December 3, 2023

As the fall approaches, some experts say it might be a good idea to know how to get your hands on a COVID-19 test if you need one. 

Dr. Donald Vinh is an infectious disease specialist and medical microbiologist at the McGill University Health Centre. Lately, he says he’s seen an increase in number of patients who are symptomatic with COVID-19.

That trend, coupled with a change in people’s social behaviour with the return to school and the colder weather ahead, has him concerned, he says.

“That constellation of ingredients is going to lead to a very bad-tasting cake,” said Vinh.

According to data collected by Quebec’s institute of public health (INSPQ), the average level of the SARS-CoV-2 virus in Montreal’s wastewater has been on the rise since mid-August, though levels remain overall low.

Last week, just under 2,000 new cases were recorded in the province. On Tuesday, in Montreal there were 192 people being treated for COVID-19 in hospitals, including five people who are in intensive care. 

The rise in COVID cases is happening as many people have waning immunity, with their last booster coming more than six months ago, said Vinh. 

According to Quebec’s Health Ministry, an updated vaccine booster will be available in October. 

To decrease the rate of the spread, Vinh suggests people wear a mask in crowded areas, make sure those areas are properly ventilated and get tested if they feel symptomatic. 

Where to find a test

Rapid tests are available free of charge to anyone who wants one at Quebec’s various vaccination and screening centres.  

Some pharmacies also offer free tests but these are reserved for vulnerable and at-risk members of the population, people covered by Quebec’s public drug plan, youths age 14 to 17 and full-time students up to the age of 25. 

Members of the general public can still purchase tests at certain pharmacies for a price ranging between $6 and $10 per test. A box usually contains at least two tests.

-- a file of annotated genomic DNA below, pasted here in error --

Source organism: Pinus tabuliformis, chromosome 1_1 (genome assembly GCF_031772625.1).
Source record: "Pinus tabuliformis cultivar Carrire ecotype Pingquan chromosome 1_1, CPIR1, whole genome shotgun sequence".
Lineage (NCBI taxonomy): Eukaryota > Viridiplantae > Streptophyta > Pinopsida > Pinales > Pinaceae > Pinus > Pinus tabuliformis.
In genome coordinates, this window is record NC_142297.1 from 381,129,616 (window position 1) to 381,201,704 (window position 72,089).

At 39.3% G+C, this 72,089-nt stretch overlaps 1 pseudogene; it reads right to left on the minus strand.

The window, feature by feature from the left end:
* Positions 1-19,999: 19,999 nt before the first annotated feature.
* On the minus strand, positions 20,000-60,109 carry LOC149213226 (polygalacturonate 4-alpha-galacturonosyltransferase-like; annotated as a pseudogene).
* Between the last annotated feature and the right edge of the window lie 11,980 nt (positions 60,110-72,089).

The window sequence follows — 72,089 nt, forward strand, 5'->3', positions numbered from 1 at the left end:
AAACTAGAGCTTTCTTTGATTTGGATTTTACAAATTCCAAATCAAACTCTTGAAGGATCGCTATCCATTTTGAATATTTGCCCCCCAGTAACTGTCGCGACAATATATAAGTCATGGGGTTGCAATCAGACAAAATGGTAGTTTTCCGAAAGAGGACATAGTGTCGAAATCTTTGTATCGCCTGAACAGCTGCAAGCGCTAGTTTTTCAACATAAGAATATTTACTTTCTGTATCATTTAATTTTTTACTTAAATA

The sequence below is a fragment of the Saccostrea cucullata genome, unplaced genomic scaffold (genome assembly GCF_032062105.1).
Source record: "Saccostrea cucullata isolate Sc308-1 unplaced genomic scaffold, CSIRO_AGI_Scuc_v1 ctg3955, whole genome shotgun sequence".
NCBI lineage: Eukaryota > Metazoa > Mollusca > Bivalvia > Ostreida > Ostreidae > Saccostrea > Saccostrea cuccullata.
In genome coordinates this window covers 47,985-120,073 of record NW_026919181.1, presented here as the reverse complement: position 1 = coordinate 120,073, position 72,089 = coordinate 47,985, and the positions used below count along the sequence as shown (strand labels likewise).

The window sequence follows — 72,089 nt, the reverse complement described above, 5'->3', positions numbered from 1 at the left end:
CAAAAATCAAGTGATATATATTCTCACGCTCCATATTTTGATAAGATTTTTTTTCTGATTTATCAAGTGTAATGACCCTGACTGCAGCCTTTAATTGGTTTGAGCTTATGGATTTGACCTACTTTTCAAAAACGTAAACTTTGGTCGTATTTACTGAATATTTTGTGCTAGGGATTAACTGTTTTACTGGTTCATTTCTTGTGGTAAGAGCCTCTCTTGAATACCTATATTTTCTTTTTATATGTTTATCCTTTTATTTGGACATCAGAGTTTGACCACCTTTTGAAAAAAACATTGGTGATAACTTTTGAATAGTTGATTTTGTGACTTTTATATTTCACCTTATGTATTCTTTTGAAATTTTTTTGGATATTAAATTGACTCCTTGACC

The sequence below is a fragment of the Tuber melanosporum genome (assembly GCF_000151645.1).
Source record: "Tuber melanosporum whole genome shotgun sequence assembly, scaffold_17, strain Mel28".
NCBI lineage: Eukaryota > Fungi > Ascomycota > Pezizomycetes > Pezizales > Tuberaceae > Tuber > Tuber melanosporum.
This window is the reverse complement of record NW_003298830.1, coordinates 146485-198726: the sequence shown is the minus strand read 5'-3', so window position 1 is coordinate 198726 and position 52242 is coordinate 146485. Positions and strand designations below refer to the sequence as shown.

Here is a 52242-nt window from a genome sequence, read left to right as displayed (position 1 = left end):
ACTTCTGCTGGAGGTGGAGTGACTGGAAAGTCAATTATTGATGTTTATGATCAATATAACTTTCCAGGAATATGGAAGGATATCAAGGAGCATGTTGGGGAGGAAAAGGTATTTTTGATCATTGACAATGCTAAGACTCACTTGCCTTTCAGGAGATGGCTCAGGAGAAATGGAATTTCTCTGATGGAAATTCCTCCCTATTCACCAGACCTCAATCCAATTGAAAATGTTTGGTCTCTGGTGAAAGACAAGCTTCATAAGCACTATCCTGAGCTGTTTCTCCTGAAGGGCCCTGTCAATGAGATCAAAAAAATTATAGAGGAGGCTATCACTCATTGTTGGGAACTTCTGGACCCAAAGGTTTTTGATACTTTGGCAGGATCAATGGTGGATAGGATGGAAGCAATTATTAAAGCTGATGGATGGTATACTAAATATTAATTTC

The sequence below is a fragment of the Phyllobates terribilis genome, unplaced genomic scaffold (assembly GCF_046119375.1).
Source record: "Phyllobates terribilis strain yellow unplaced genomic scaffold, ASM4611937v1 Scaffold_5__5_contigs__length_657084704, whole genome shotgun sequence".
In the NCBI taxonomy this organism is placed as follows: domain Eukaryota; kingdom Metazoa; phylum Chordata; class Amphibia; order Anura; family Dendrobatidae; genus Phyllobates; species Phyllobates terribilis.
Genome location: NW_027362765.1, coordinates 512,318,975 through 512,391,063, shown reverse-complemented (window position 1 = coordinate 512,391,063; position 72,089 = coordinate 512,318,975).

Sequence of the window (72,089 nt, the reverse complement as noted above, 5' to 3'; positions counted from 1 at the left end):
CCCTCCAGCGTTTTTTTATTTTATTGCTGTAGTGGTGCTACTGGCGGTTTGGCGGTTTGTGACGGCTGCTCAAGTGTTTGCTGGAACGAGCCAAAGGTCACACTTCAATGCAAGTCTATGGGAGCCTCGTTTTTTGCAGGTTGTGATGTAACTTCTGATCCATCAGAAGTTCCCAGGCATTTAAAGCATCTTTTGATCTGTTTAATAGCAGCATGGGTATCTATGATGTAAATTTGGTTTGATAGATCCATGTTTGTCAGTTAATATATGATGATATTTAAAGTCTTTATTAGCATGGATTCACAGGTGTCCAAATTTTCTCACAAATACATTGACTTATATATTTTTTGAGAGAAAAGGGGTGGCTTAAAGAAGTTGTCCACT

However, not many pharmacies sell the tests because demand for them has been low, according to Benoit Morin, the president of the Association québécoise des pharmaciens propriétaires — a group that represents pharmacist-owners. 

“We don’t use it on healthy people or young people so we don’t need to know what kind of virus they’re having,” says Morin. He says healthy people should stay home and take care of themselves if they’re experiencing COVID-19 symptoms. 

Dr. Vinh disagrees, adding that testing is vital to tracking the virus’ spread. He says he hopes the Health Ministry will adjust its policy accordingly and widen the distribution of rapid tests in anticipation of high community transmission. 

Currently there are around 65 million rapid tests in Quebec’s warehouses according to the Health Ministry. Since demand for these has been low, a portion of the surplus will be shared with other countries in partnership with the Collaboration Santé Internationale, an organization that works with medical centres in developing countries. 

Free testing kits also remain available in schools and daycares. Depending on demand, these settings may receive more in the coming weeks. Employers at private companies and community organizations can also obtain rapid tests for their staff through the Health Ministry. 

WATCH | Infectious diseases specialist on latest advice for COVID-19 booster shots:

What you should know about COVID-19 this fall

Infectious diseases specialist Dr. Zain Chagla speaks with Ian Hanomansing about what he’s seeing with COVID-19 cases in Canada this fall and goes over the latest advice around booster shots.


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